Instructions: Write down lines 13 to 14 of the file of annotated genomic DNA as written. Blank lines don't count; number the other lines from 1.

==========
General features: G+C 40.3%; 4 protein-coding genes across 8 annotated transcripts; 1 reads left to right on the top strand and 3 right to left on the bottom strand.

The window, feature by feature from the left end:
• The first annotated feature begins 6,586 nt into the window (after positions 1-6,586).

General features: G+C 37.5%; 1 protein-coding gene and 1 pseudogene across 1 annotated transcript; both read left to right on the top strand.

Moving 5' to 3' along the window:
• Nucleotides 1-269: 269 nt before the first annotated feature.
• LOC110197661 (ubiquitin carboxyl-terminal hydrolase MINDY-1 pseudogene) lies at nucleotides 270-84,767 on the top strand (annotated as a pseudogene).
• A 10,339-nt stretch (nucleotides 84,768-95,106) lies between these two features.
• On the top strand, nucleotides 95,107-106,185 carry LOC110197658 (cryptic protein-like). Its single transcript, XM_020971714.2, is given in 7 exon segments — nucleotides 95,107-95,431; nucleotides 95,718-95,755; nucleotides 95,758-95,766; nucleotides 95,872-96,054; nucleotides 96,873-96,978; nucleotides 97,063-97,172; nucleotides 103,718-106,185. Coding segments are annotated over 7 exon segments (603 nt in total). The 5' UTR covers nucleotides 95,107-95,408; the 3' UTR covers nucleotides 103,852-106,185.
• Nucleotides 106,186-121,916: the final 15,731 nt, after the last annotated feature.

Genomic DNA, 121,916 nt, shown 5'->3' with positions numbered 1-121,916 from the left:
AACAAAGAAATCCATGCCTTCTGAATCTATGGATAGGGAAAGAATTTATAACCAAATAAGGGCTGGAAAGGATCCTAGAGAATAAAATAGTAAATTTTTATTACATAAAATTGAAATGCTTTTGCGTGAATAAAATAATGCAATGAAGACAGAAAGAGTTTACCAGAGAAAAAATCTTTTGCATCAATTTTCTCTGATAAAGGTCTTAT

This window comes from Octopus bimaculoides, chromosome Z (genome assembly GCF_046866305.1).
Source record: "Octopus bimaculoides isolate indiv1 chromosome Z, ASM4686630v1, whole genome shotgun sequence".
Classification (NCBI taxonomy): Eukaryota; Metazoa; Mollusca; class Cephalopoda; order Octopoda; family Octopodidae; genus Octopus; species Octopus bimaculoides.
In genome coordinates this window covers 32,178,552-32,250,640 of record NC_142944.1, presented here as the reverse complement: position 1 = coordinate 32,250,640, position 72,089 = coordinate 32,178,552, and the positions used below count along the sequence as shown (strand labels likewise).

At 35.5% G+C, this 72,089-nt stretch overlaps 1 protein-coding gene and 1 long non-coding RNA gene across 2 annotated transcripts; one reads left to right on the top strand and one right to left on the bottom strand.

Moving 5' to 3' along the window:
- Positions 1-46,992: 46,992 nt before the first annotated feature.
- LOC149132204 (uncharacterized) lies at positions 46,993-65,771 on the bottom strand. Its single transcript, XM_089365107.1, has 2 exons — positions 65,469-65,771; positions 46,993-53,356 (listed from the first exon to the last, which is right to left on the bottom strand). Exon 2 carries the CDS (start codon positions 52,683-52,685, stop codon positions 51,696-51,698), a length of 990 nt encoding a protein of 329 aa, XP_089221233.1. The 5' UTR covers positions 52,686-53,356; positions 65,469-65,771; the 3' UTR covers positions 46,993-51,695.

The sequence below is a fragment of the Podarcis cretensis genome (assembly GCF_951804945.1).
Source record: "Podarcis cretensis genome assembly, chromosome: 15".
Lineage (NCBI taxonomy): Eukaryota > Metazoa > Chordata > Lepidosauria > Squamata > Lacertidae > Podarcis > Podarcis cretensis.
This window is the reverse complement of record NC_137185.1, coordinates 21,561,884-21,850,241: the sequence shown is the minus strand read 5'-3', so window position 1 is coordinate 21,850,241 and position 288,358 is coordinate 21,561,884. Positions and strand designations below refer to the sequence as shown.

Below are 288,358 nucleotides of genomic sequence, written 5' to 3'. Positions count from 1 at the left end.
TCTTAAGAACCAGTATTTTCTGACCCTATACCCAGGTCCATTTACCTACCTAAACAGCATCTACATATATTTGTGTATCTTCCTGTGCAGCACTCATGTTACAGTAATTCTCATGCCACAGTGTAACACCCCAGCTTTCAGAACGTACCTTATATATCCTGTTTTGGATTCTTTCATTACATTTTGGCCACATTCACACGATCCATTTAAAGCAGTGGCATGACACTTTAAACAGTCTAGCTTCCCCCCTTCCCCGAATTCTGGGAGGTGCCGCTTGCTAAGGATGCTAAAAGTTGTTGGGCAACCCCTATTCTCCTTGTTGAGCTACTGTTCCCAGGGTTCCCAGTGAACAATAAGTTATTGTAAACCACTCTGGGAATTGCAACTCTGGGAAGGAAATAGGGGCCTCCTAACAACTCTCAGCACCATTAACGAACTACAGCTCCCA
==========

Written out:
This window comes from Octopus bimaculoides, chromosome Z (genome assembly GCF_046866305.1).
Source record: "Octopus bimaculoides isolate indiv1 chromosome Z, ASM4686630v1, whole genome shotgun sequence".